Who played the serpent to  this “progressive neoliberal” paradise? Those left out of  economic success, that is, losers of globalization, and those unable or unwilling to accept the new screeds of “progressivism”. The alliance of progressives and financial-sector neoliberals created, almost by definitions, its counterpart among those who were maladjusted: either economically or socially, So long as “the maladjusted” accounted for 20% or so of the electorate  and made lots of noise with little political success (“The Tea Party”), they could be ignored by the winning coalition. It is one of the ironies of life that “the maladjusted” found in Donald Trump somebody who was able to express, and use that resentment.

But, as Nancy Fraser shows, this alignment of forces totally ignored the left. The left was co-opted by the Clintonite and Obama’s grand coalition of sexual liberators and money bagmen, and whenever it threatened to get out of that coalition it was faced with the specter of terrible things to come. It became a hostage of progressive neoliberals. This completely neutered the left. It could not get out of Clintonite coalition without bringing racists and xenophobes to power, and it could not nudge the Clinton-Obama coalition left.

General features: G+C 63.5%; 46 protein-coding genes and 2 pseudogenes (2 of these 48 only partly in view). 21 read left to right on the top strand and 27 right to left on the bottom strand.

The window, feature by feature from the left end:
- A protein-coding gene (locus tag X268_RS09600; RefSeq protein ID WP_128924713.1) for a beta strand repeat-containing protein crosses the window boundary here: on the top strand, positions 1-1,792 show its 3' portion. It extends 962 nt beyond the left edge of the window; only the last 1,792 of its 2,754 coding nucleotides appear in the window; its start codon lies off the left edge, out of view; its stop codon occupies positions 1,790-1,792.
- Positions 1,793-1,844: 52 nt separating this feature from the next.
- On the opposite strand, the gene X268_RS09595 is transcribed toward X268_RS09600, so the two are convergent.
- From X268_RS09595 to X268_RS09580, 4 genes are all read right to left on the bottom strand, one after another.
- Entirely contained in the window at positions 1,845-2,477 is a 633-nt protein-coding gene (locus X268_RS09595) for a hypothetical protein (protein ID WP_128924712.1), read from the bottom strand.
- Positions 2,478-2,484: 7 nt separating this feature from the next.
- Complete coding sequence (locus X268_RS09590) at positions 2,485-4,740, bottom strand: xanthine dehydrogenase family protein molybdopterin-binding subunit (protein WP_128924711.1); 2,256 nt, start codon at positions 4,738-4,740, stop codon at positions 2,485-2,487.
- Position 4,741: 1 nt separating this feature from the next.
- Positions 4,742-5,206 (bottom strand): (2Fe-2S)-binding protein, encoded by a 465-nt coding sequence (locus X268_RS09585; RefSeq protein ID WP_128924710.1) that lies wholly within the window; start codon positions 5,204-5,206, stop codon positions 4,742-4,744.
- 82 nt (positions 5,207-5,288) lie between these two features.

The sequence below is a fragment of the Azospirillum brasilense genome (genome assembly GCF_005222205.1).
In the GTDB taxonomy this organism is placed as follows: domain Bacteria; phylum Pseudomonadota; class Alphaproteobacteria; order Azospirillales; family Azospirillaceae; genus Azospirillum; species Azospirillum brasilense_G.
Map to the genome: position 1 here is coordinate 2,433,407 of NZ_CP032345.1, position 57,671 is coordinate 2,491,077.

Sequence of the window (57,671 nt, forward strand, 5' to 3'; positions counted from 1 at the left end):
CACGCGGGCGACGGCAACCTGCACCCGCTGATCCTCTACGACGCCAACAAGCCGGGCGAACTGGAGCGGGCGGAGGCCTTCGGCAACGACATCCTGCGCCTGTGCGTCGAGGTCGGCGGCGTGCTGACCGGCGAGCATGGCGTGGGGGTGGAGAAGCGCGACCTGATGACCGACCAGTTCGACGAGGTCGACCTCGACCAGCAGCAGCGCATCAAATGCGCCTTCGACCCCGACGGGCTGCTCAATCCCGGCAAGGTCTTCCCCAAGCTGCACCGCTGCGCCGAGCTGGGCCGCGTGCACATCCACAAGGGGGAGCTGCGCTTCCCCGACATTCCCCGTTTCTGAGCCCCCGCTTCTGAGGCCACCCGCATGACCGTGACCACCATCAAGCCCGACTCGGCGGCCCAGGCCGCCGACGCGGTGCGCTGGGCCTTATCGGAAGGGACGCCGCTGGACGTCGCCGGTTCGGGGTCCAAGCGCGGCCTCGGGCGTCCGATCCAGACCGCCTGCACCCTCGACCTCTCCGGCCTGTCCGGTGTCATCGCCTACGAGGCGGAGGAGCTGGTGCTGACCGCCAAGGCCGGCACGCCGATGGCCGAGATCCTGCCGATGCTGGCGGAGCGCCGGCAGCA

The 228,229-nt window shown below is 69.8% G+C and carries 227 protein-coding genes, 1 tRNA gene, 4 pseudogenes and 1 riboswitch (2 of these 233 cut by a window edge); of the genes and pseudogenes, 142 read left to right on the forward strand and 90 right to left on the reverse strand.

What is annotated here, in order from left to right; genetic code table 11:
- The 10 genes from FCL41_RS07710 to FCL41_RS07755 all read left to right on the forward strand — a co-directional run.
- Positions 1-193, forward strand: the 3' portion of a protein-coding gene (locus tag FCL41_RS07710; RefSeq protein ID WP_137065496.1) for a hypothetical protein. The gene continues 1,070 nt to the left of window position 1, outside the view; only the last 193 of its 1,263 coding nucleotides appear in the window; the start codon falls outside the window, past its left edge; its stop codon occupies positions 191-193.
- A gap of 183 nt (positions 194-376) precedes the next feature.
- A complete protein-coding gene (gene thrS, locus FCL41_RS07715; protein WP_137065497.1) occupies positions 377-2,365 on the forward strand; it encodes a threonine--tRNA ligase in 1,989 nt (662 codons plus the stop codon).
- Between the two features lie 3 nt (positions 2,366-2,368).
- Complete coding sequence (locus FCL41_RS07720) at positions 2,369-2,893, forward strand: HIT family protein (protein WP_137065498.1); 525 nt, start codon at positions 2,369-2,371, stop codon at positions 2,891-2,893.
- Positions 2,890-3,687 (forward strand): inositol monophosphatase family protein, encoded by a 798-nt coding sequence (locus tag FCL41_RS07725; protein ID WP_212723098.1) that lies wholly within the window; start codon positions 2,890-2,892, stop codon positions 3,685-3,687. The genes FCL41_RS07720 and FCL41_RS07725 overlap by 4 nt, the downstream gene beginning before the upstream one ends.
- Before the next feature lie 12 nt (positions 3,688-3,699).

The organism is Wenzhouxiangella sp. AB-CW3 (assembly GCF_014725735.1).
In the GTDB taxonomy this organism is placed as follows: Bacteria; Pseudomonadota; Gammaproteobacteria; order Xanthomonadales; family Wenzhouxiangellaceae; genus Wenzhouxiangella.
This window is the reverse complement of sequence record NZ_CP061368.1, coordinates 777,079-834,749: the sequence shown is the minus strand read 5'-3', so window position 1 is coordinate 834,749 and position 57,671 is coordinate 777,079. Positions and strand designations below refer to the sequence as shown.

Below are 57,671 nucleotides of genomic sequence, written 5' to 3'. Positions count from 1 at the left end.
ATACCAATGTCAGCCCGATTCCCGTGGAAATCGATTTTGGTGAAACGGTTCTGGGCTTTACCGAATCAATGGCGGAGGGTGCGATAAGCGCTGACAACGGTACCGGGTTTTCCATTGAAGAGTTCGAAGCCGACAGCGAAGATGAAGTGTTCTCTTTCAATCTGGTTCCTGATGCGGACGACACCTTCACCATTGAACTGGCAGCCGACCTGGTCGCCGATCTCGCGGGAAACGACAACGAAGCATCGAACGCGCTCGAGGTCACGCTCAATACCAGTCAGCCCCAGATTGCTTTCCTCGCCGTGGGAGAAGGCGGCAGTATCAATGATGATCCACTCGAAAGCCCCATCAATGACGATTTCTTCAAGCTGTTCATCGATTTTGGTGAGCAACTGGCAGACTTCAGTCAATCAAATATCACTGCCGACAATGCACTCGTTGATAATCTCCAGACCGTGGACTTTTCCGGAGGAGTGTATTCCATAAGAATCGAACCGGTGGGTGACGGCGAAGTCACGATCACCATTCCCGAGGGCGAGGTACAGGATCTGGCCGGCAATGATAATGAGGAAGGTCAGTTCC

In this excellent analysis Fraser openly puts the responsibility for Trump’s rise on the ”unholy alliance of ‘emancipation’ with ‘financialization’”. What to do next?: “To reach out to the mass of Trump voters who are neither racists nor committed ‘right-wingers’ but the casualties of a ‘rigged system’” (p.48).

Wolfgang Streeck analysis for Europe is very similar to Fraser’s for the United States. The costs of “la pensée unique” adopted by social-democrats  across the continent are being paid now through the absence of a credible social-democratic alternative that could attract the votes of “malcontents” and consequently check the  rise of the right. In the opinion of “the progressive neoliberal” alliance, Streeck writes, “the fact that the Great Unwashed, who for so long had helped promote the progress of capitalism passing their time with the Facebook pages of Kim Kardashian…had now returned to the voting booth, appears to be a sign of an ominous regression” (p. 161).